The internal discontent that allows the D politicians to play these games wouldn't exist. The anti-American protesters would be marginalized because most Americans would feel the infinite relief of total victory. The major anti-American leaders and politicians would be in jail for sedition or hanged for treason.

That's how Roosevelt and Churchill fought. Destroy the enemy, silence the traitors. A binding war, with no loopholes or escape clauses. Their enemy has remained dead for 60 years, though its mindset has pollinated today's Arab fascists.

Folks constantly complain about the "partisan bickering" and "lack of bipartisanship" in Congress.

Okay, let's look at the two "sides" on Iraq. The R "side" wants to Support Our President and keep the current pointless slaughter going until the fall of 2008.

The D "side" wants to Speak Truth To Power and begin a drawdown which will keep the current pointless slaughter going until the fall of 2008.

So. We don't have "partisan bickering" at all. We have total harmony, utter concordance, and 100% agreement to put off all decisions until after the next election.

Yes indeed. All options are on the table ... except for any action that could potentially lead to victory. Victory is unthinkable and unspeakable.
Tuesday, March 13, 2007
  Credit where credit is due

While the alleged, so-called, and let me italicize, underline and bold-face the word so-called, """"""""government"""""""" in DC continues to grind along with the tiresome repetitive screeching and clashing of stale stupidity, craven cowardice, and grade-A prime treason, state governments are functioning quite well.

The Washington state senate has just passed a wonderfully simple solution to a rather nasty problem.

The Problem: Scrap metal is so valuable that thieves are ripping wires out of houses, guard rails and conveyor systems out of running factories, and street signs out of the ground.

The Solution: A thief must ultimately take the copper or aluminum to a recycling center, which is a legitimate operation. So the state will now require those recycling centers to pay for scrap metal by check, sent through the mail to a physical address.

This will make it possible to trace the thieves, and it will also strongly discourage the thieves. Fake address? Nope, that won't work. The check would either go undelivered, or reach the wrong party.

Smart and simple.

Bravo, Wash legislature!
  When will they ever learn?

Rush is hitting hard this morning on the Republican habit of being always on defense. Good points.

These things haven't changed a bit in 30 years.

Here is a 4-minute news segment from the spring of 1974. It's worth hearing for the sound bites from politicians. As always, the Dems are certain of their goals and values, attacking hard from solid ground; as always, the Repubs are shaky and defensive, never pointing out hypocrisy or falsehoods, just whining about unfairness.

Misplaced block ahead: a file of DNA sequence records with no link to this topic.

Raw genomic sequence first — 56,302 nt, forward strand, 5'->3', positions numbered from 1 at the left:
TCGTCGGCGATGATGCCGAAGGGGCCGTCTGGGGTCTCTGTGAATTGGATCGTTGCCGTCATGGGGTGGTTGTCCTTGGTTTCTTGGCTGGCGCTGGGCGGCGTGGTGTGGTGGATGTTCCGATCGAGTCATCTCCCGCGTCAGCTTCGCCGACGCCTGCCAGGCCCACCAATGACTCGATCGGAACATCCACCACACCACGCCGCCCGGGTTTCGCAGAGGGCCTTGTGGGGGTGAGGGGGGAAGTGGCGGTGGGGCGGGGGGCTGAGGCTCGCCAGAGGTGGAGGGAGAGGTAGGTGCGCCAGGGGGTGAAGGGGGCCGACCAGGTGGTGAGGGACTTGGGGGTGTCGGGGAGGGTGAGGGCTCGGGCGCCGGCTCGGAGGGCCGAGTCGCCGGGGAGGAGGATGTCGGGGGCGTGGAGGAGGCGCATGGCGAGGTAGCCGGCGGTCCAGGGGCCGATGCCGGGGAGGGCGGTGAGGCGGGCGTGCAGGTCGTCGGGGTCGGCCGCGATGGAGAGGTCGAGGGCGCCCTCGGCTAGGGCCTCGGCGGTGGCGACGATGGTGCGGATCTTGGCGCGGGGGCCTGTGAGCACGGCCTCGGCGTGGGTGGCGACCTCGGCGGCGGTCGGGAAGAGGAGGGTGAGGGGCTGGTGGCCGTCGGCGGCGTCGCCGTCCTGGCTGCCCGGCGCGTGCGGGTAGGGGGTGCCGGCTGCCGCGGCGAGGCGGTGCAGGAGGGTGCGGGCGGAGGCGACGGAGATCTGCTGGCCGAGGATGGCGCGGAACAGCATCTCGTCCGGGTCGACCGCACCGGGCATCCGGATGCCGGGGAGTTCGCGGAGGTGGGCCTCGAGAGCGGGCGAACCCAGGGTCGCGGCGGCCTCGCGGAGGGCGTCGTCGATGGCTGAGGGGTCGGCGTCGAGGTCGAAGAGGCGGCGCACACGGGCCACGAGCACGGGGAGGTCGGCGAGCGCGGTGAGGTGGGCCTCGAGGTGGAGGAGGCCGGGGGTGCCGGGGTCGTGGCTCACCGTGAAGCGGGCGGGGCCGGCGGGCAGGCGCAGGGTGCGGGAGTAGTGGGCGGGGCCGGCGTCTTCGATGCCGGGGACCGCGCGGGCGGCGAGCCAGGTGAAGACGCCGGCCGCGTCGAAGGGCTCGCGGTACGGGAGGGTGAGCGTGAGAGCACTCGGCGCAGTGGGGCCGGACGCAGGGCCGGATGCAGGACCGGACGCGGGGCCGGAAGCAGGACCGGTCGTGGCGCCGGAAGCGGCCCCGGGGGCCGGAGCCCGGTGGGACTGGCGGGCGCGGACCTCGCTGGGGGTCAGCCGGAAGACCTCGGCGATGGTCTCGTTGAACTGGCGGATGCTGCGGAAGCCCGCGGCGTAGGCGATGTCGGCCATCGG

I've been listening to a series of these newscasts from '74, and the entire picture is remarkably similar. Later in the week, Israel was attacking Lebanon, and the Israeli government was about to collapse because hard-liners accused the prime minister of fumbling the last war. Teddy Kennedy was in Moscow holding a town meeting with Russian "students". And on and on, same now as then.

There is one notable difference, though: the lead story every day in the '74 week was about a strike in some sector of American industry. Unions were riding tall at that time; now they are a minor player, and lawyers have taken over the role of counterbalancing capitalism. Unions and lawyers are both obnoxious, but looking back now, I think we were somewhat better off with unions. Corrupt and incorrigible, at least they occasionally represented the real interests of the workers. Lawyers represent only their own unvarnished greed.

= = = = =

For non-listeners, here are the high points of the sound segment:

Republican politicians supporting campaign finance reform.

Nixon is negotiating with the Russians.

Dems are pushing to impeach Nixon, R politicians are responding defensively and weakly: Minority leader John Rhodes says "No other president has been so charged. This is unfair." Waaaaahh!

Dems are calling for overhaul of the Veterans Administration, charging that the VA is a "dumping ground for Nixon campaigners." Dem Teague of Texas says "I have never seen morale at a lower point. This is a direct result of political manipulations by Nixon."

Wilbur Mills was asked by reporters when Nixon would quit. Mills said essentially, "as soon as possible." (Supposedly Mills was the one who actually talked Nixon into quitting later on.)

Lowell Weicker (RINO of Connecticut) charges that Nixon used IRS data to protect friends like John Wayne and Billy Graham from audits.

Woodward and Bernstein reveal one of their sources, but keep Deep Throat a secret.

= = = = =

Some of the same men are still in the picture; all of the charges, responses, and phrases are being repeated today, and even the subjects are the same.

= = = = =

The problem with R politicians is that they are not paranoid enough.

By all accounts Nixon had a melancholy and paranoid temperament, but when it came to judging his enemies he was just as naive and optimistic as Bush.

A full-fledged melancholy paranoid operates on the "Nothing to Lose" principle. He understands that his enemies will attack him at 100% intensity no matter what he does, so he goes ahead and does everything necessary, and does it fast, hard, and loud. No clever bank shots, no cutesy coverups. Result: the surviving enemies, IF ANY (preferably none), will back off and stop attacking for a while.

Optimists, like Bush and Nixon, mistakenly and suicidally believe that Communists and their allies, whether in Russia or Iran or the Senate, are nice civilized gentlemen who can be mollified by compromise and negotiation.